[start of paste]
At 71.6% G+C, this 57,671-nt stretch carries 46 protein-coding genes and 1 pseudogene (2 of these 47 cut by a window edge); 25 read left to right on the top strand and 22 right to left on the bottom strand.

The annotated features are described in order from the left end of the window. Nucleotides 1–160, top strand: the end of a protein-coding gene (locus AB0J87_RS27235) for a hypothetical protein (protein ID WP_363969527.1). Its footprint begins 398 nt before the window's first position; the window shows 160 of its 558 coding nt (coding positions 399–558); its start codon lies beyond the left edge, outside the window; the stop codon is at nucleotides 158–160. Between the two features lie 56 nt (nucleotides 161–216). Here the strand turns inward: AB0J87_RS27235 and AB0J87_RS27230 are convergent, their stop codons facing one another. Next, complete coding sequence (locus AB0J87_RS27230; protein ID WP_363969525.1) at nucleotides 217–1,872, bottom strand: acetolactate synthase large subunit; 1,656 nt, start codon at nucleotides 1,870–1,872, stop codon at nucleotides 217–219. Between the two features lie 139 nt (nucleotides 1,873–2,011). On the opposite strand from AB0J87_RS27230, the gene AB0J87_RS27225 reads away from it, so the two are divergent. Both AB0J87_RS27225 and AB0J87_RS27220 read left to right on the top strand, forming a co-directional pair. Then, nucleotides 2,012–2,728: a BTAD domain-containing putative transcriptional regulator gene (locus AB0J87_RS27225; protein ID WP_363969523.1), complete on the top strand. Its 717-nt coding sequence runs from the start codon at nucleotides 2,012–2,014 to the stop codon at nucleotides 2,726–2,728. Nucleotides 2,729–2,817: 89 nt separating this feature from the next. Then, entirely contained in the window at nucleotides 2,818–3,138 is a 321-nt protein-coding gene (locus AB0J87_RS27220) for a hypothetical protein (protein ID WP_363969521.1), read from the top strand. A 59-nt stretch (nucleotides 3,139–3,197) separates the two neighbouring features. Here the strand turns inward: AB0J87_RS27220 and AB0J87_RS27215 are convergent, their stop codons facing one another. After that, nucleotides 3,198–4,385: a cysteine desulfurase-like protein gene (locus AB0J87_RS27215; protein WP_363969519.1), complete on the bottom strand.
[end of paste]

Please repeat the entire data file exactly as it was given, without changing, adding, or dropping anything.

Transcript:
At 71.6% G+C, this 57,671-nt stretch carries 46 protein-coding genes and 1 pseudogene (2 of these 47 cut by a window edge); 25 read left to right on the top strand and 22 right to left on the bottom strand.

The annotated features are described in order from the left end of the window. Nucleotides 1–160, top strand: the end of a protein-coding gene (locus AB0J87_RS27235) for a hypothetical protein (protein ID WP_363969527.1). Its footprint begins 398 nt before the window's first position; the window shows 160 of its 558 coding nt (coding positions 399–558); its start codon lies beyond the left edge, outside the window; the stop codon is at nucleotides 158–160. Between the two features lie 56 nt (nucleotides 161–216). Here the strand turns inward: AB0J87_RS27235 and AB0J87_RS27230 are convergent, their stop codons facing one another. Next, complete coding sequence (locus AB0J87_RS27230; protein ID WP_363969525.1) at nucleotides 217–1,872, bottom strand: acetolactate synthase large subunit; 1,656 nt, start codon at nucleotides 1,870–1,872, stop codon at nucleotides 217–219. Between the two features lie 139 nt (nucleotides 1,873–2,011). On the opposite strand from AB0J87_RS27230, the gene AB0J87_RS27225 reads away from it, so the two are divergent. Both AB0J87_RS27225 and AB0J87_RS27220 read left to right on the top strand, forming a co-directional pair. Then, nucleotides 2,012–2,728: a BTAD domain-containing putative transcriptional regulator gene (locus AB0J87_RS27225; protein ID WP_363969523.1), complete on the top strand. Its 717-nt coding sequence runs from the start codon at nucleotides 2,012–2,014 to the stop codon at nucleotides 2,726–2,728. Nucleotides 2,729–2,817: 89 nt separating this feature from the next. Then, entirely contained in the window at nucleotides 2,818–3,138 is a 321-nt protein-coding gene (locus AB0J87_RS27220) for a hypothetical protein (protein ID WP_363969521.1), read from the top strand. A 59-nt stretch (nucleotides 3,139–3,197) separates the two neighbouring features. Here the strand turns inward: AB0J87_RS27220 and AB0J87_RS27215 are convergent, their stop codons facing one another. After that, nucleotides 3,198–4,385: a cysteine desulfurase-like protein gene (locus AB0J87_RS27215; protein WP_363969519.1), complete on the bottom strand.